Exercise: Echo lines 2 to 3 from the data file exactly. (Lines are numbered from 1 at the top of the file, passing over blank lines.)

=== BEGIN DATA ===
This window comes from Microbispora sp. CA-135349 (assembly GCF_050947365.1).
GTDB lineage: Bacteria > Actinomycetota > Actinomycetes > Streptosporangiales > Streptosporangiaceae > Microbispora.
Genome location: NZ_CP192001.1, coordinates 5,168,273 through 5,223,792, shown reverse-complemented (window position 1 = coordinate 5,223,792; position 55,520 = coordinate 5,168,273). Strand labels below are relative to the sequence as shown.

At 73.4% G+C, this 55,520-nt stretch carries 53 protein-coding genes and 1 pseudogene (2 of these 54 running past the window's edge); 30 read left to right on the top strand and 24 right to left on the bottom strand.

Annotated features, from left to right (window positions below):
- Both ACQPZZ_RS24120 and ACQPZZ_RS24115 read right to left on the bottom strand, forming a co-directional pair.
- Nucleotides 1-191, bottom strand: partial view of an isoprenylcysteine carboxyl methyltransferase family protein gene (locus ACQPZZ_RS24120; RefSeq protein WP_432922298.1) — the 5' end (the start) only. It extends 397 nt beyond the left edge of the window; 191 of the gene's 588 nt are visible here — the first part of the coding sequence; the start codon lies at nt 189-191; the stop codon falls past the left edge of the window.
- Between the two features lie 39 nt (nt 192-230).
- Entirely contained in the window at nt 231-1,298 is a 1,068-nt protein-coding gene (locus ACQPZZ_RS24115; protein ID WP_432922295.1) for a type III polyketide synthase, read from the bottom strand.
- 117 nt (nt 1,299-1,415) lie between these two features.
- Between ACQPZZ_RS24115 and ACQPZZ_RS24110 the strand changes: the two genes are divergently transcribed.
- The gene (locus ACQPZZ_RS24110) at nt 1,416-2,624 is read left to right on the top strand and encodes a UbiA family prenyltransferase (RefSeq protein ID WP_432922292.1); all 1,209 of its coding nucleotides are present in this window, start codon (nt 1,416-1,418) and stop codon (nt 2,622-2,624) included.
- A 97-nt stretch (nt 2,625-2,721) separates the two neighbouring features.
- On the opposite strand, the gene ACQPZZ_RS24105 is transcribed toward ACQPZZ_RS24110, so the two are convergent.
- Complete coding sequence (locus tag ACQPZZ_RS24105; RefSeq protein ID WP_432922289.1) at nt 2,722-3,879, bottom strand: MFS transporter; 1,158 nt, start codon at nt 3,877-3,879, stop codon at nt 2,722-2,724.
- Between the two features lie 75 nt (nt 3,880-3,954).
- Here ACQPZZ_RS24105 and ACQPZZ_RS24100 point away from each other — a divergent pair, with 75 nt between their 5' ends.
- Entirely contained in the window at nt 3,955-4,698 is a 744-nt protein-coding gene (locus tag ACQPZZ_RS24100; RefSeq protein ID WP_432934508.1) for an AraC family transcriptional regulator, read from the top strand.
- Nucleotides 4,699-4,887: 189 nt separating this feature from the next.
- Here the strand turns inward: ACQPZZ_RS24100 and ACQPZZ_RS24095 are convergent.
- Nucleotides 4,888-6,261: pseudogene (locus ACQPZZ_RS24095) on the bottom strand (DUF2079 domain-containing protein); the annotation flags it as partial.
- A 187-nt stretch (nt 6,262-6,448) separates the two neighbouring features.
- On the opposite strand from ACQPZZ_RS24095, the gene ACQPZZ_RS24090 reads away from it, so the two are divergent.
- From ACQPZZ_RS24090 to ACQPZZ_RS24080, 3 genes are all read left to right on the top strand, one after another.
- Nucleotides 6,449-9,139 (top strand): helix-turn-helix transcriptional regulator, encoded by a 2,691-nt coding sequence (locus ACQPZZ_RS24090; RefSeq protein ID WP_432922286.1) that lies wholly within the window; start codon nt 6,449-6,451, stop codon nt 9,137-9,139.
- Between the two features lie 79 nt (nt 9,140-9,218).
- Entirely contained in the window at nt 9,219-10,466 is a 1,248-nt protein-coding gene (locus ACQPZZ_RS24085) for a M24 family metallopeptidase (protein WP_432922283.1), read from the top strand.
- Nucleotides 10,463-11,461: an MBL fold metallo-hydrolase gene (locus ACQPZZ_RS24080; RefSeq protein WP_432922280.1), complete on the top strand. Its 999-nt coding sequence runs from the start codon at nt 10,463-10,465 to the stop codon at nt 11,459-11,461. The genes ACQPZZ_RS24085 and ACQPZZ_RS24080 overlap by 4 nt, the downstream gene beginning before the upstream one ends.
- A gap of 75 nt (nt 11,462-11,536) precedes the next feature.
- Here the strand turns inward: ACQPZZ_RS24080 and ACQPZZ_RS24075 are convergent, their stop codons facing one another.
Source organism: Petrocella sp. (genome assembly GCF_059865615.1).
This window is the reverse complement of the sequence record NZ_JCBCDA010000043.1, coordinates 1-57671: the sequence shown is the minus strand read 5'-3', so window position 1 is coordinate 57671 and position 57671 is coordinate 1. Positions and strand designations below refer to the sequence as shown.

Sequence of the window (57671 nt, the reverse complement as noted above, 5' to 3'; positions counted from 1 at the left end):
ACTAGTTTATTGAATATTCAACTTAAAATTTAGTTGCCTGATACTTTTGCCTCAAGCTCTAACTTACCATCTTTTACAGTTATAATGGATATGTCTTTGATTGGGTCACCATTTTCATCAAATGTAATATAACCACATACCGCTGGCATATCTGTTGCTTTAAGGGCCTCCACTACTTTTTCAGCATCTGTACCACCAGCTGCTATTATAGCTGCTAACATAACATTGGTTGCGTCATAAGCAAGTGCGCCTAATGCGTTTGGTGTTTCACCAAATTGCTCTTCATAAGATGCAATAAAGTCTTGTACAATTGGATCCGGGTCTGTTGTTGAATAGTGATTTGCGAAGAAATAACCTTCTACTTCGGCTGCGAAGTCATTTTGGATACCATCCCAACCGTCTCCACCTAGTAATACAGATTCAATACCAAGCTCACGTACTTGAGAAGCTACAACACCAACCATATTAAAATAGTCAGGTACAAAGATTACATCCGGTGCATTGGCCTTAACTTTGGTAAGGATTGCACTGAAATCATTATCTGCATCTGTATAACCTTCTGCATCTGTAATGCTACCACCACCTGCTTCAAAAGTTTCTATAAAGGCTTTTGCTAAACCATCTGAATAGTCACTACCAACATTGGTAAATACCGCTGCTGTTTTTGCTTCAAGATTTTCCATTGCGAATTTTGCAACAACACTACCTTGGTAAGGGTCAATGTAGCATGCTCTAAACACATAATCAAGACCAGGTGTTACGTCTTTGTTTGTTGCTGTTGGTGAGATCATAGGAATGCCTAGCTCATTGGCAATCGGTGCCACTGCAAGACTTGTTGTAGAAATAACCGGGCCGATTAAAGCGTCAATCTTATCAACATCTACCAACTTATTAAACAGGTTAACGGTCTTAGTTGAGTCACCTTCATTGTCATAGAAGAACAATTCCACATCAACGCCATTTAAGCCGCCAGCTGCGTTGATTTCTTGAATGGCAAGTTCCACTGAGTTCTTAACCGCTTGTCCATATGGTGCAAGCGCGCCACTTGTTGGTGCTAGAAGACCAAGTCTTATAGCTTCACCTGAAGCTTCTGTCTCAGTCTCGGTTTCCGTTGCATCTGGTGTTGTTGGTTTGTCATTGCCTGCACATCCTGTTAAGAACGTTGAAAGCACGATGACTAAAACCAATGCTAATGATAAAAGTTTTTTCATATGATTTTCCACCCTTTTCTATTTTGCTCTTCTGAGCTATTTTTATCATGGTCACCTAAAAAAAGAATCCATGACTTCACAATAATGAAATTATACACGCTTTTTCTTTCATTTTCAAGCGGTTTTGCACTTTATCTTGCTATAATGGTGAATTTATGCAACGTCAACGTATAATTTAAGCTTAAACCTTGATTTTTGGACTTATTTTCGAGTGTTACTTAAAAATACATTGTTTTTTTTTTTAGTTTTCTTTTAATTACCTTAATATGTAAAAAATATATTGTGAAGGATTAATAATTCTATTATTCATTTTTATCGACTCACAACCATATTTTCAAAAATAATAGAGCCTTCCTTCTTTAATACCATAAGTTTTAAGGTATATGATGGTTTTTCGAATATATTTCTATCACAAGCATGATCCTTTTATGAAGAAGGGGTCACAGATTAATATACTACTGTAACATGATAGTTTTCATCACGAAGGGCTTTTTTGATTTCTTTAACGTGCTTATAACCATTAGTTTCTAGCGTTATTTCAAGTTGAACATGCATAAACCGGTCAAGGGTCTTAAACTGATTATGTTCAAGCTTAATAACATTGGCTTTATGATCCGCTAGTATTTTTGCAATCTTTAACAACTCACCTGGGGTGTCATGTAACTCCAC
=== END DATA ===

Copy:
GTDB lineage: Bacteria > Actinomycetota > Actinomycetes > Streptosporangiales > Streptosporangiaceae > Microbispora.
Genome location: NZ_CP192001.1, coordinates 5,168,273 through 5,223,792, shown reverse-complemented (window position 1 = coordinate 5,223,792; position 55,520 = coordinate 5,168,273). Strand labels below are relative to the sequence as shown.